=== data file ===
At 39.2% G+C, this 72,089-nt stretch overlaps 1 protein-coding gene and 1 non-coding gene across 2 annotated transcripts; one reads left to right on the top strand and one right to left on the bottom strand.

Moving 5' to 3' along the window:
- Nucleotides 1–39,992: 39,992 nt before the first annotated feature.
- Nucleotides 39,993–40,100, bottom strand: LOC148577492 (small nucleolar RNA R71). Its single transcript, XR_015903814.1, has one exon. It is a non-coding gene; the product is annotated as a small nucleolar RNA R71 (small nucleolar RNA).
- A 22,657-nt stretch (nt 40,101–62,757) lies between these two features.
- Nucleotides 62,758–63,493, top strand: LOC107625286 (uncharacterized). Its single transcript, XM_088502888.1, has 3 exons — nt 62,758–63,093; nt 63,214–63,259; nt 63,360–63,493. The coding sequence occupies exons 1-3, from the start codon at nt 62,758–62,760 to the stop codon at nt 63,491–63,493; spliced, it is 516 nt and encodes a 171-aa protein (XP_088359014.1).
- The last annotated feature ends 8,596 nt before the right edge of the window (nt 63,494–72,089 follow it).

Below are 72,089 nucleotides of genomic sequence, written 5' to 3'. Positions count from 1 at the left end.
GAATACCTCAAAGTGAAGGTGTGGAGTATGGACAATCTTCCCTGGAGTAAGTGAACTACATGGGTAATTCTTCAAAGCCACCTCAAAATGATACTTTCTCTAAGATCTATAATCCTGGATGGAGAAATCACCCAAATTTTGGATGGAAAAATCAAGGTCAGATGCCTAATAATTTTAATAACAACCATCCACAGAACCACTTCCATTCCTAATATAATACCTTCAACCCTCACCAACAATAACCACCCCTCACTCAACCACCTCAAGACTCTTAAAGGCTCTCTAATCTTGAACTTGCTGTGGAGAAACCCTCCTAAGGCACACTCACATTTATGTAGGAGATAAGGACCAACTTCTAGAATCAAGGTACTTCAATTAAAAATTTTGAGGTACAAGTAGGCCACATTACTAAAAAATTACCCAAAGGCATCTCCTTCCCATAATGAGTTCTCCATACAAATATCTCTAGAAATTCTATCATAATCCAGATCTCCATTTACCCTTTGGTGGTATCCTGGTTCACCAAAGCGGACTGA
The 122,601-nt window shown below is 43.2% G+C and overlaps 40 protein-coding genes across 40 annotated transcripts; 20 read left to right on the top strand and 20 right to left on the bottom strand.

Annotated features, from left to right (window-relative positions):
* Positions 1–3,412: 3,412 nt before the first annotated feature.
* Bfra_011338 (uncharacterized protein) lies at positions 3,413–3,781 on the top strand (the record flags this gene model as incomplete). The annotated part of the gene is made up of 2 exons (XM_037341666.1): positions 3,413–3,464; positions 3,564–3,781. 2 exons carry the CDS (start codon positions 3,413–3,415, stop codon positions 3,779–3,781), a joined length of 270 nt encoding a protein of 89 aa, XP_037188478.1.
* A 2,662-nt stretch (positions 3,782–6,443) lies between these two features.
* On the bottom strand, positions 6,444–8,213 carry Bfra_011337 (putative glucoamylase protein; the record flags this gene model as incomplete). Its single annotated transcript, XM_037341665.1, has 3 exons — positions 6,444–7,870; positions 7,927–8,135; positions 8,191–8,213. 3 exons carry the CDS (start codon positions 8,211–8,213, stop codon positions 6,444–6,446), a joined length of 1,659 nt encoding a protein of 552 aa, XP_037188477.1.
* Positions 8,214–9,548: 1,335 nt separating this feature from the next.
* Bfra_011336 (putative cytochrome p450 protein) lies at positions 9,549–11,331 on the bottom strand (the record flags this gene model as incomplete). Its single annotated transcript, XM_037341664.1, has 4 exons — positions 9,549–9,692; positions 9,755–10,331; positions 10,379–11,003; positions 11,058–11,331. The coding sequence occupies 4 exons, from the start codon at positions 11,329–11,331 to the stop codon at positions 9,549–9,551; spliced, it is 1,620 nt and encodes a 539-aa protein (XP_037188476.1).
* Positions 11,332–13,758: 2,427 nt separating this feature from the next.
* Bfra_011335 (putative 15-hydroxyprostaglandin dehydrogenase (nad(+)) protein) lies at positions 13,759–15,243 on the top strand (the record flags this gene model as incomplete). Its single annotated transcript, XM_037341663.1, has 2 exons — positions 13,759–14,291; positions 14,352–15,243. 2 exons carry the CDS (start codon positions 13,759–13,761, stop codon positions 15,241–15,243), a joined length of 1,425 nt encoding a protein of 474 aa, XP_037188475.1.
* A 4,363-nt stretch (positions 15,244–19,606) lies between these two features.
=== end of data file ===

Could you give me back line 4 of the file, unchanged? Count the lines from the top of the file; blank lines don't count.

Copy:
- Nucleotides 39,993–40,100, bottom strand: LOC148577492 (small nucleolar RNA R71). Its single transcript, XR_015903814.1, has one exon. It is a non-coding gene; the product is annotated as a small nucleolar RNA R71 (small nucleolar RNA).